Secondly, I need to continue making more time for me, instead of saying yes to everything at risk of “FOMO”, I need to make sure I make time that I can just decompress and relax, and focus on the things I want to do, such as finishing my book. I also need to try and break up the later half of the year by having more holidays, as I find I struggle a lot at that time of year.
Thirdly, I want to continue cultivating my inter-personal relationships. I have lots of great friends but for some reason I’m scared to organise things outside of work with them (with the exception of house parties), and this is a part of my life I think I need to work on, lest I lose my work-life balance completely towards work, which it has been slipping towards increasingly this year. I want to have more board game nights, dinner parties, etc, and make new friends! One of my closest friends is moving away from Manchester, and it really strikes me how hard it is to meet new people as an adult, and the vast majority of my friends I know through work (with the exception of some YSTV people who I’ve started playing badminton with again!).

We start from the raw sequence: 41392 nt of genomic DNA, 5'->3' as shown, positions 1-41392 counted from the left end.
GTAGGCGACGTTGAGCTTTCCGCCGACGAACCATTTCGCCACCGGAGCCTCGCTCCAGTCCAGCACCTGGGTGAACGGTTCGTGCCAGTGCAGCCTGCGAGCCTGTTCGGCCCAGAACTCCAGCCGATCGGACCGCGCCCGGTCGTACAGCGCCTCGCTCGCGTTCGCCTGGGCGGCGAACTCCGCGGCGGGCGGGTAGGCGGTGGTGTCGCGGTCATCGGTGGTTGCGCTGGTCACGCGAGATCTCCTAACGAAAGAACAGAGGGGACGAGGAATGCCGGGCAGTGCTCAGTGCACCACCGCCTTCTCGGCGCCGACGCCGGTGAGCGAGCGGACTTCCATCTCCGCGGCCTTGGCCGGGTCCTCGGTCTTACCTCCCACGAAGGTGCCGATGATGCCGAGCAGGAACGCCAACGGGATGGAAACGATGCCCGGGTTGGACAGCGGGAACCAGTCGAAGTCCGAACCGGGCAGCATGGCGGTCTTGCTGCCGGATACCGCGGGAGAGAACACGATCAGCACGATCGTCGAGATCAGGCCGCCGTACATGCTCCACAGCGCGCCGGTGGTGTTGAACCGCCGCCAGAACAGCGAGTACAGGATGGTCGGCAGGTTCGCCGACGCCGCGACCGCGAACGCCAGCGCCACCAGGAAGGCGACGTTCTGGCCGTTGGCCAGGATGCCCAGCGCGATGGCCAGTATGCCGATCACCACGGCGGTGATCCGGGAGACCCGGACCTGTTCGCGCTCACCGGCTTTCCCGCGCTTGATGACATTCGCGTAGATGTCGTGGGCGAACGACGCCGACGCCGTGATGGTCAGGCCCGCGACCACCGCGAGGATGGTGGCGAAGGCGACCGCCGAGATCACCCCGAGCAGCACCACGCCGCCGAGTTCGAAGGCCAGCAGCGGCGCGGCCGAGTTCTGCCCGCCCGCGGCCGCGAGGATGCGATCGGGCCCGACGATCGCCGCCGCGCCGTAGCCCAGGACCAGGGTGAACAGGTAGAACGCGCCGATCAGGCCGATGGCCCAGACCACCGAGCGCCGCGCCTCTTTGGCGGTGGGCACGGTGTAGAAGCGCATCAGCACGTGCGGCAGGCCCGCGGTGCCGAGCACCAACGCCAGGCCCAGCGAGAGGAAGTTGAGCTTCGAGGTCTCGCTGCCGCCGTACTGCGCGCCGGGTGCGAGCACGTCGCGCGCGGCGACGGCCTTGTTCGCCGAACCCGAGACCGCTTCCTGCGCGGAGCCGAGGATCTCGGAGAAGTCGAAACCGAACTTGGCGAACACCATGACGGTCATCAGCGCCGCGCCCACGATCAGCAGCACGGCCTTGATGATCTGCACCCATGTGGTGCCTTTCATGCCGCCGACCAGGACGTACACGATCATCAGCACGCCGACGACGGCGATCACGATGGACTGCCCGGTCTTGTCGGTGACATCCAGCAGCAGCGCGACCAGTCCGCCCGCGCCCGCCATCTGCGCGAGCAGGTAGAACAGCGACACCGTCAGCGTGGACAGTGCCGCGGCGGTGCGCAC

And to finish off with, some stats:
- Most listened to band: Public Service Broadcasting (again — and I also managed to see them live, twice!)
- Most popular tweet (by people number of impressions): this reply to former colleague Dan Hett whose brother was a victim of the Manchester attacks
- Users of my Alexa Metrolink skill: 180, making 815 total requests
2017 was the year I turned 30. It’s not been as scary as I thought it would be, let’s hope for a good 2018! 🎉